Mason Danvers (Dean Cain) was a cop who had spent a long time tracking down criminal Victor Abbott (Paul Wight), and cornered him with his police partner in a deserted factory, shooting him in the leg to slow him down. It worked, and Abbott was taken into custody along with his brother, though he menacingly told Danvers "I'll see you soon!", but it would be three months of incarceration before Abbott was released when the prosecution's main witness refused to testify. It was then the lawman's life went to Hell, as the villain visited his house and beat his pregnant wife to death, so now Danvers must weigh his options, and an act of vengeance is his choice...
The twin directors Jen Soska and Sylvia Soska ended their two-movie contract with the World Wrestling Entertainment bunch with this disappointing effort that displayed none of the personality of their previous movies. As they had made their names in cultdom as horror film creators, there was little of that variety for them to get their teeth into, and the screenplay by Jeremy Shady quickly settled into a repetitive cycle of violence, which at least saw those scenes wake up the sisters and encourage them to deliver a more enthusiastic reading of the moment than the other sequences which contained not much else but dry, intense conversation.
Not what you would want from them if you had appreciated their shockers, even if you were a gorehound, as there was a lack of invention in the more kinetic parts where you knew Danvers had to survive till the end or else there would be no story, yet you had trouble staying interested up until that point. It was not as if the script relied on clichés, it was more there was a method of writing a prison action movie going back to Brute Force, even The Big House, that everyone here was evidently reluctant to alter, leaving a deeply formulaic experience that was purely notable for the bloodshed, yet could not be mistaken for a horror anyway, not even a Gothic gaol piece.
That's not to say it was deathly boring, things did happen in it, but it was not exactly exciting either. Cain was still riding on his former life as one of the most mediocre Supermans (Supermen?) when the nineties television series shot him to fame but did more for his Lois Lane screen partner Teri Hatcher than the man with the title role. This had parlayed into a career essaying low wattage action heroes largely in straight to DVD (or streaming, latterly) flicks which this was more or less one, and here it appeared he had not kept up his strict keep fit regime as not only did he never take his shirt off at any time, but he seemed out of shape for a man who supposedly could take on a man mountain like professional wrestler Wight, who patently had gotten into shape despite being a bulky guy in the first place.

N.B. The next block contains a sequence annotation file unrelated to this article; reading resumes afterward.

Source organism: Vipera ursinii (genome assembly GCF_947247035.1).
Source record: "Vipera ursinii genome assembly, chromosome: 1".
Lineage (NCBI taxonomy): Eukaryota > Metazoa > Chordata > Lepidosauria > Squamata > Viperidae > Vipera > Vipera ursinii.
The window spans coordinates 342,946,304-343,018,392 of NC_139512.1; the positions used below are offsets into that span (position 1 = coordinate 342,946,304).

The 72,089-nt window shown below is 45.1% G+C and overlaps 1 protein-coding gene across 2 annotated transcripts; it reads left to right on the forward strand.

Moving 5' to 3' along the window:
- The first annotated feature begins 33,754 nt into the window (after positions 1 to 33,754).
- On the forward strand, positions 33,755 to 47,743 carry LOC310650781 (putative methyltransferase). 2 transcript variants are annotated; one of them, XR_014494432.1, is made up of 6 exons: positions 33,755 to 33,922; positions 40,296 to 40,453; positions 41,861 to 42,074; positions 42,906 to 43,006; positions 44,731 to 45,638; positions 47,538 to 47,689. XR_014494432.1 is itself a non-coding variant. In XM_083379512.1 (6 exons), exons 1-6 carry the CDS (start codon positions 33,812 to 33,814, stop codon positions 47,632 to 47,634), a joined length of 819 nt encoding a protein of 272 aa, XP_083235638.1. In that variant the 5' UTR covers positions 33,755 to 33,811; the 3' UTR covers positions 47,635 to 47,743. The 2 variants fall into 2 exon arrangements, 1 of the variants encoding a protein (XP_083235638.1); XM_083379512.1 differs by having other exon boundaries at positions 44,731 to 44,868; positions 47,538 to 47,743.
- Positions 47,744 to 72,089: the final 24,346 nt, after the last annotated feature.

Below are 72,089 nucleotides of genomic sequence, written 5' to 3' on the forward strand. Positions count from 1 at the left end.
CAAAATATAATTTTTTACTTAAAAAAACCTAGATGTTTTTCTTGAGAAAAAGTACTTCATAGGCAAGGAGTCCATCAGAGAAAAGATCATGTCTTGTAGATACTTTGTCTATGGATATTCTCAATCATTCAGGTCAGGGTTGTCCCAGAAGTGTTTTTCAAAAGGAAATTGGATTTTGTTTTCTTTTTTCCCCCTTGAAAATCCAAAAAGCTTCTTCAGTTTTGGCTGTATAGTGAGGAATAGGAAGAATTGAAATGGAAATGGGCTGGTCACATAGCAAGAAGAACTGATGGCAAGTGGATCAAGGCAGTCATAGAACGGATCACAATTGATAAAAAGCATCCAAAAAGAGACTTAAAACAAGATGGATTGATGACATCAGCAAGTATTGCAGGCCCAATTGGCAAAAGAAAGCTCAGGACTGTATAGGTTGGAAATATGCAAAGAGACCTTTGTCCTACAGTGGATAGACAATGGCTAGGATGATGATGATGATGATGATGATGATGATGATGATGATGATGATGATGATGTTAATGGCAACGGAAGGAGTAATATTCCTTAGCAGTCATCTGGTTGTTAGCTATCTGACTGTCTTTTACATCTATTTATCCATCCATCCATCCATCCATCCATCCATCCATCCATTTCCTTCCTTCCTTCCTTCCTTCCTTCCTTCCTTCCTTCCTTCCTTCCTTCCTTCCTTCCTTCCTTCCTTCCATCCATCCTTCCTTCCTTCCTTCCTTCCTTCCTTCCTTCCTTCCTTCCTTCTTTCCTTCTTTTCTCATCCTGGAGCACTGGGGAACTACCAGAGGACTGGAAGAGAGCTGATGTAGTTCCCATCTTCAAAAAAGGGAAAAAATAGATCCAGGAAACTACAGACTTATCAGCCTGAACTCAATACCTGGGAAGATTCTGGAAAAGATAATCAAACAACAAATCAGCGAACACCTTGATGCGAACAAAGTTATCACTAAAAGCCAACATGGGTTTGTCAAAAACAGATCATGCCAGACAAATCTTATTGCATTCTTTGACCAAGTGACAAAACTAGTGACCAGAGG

The plot had a contrivance to put Danvers and Abbott in the same prison, on the same block no less, which whitewashed how farfetched that was with a conspiracy where the warden, Snyder (Michael Eklund), has deliberately ensured these two will have ample opportunity to have at each other should the chance arise. In the meantime, Danvers picked off Abbott's henchmen one by one, purely after they had come after him in the first place, mind you, either using his fists or improvises weapons like a sharpened pen, offering the Soskas a try at raising the adrenaline levels with their flair for violence in the movies. Nevertheless, Vendetta never took off as a thriller, it plodded when it should have been far more fleet of foot, and the self-seriousness weighed the tone down to the point of being listless, or developing that sensation in the viewer, unless they had never seen a prison action movie before and this was all truly new to them. Fair enough, try something different, Soskas, but choose something that plays to your strengths, not this. Music by The Newton Brothers.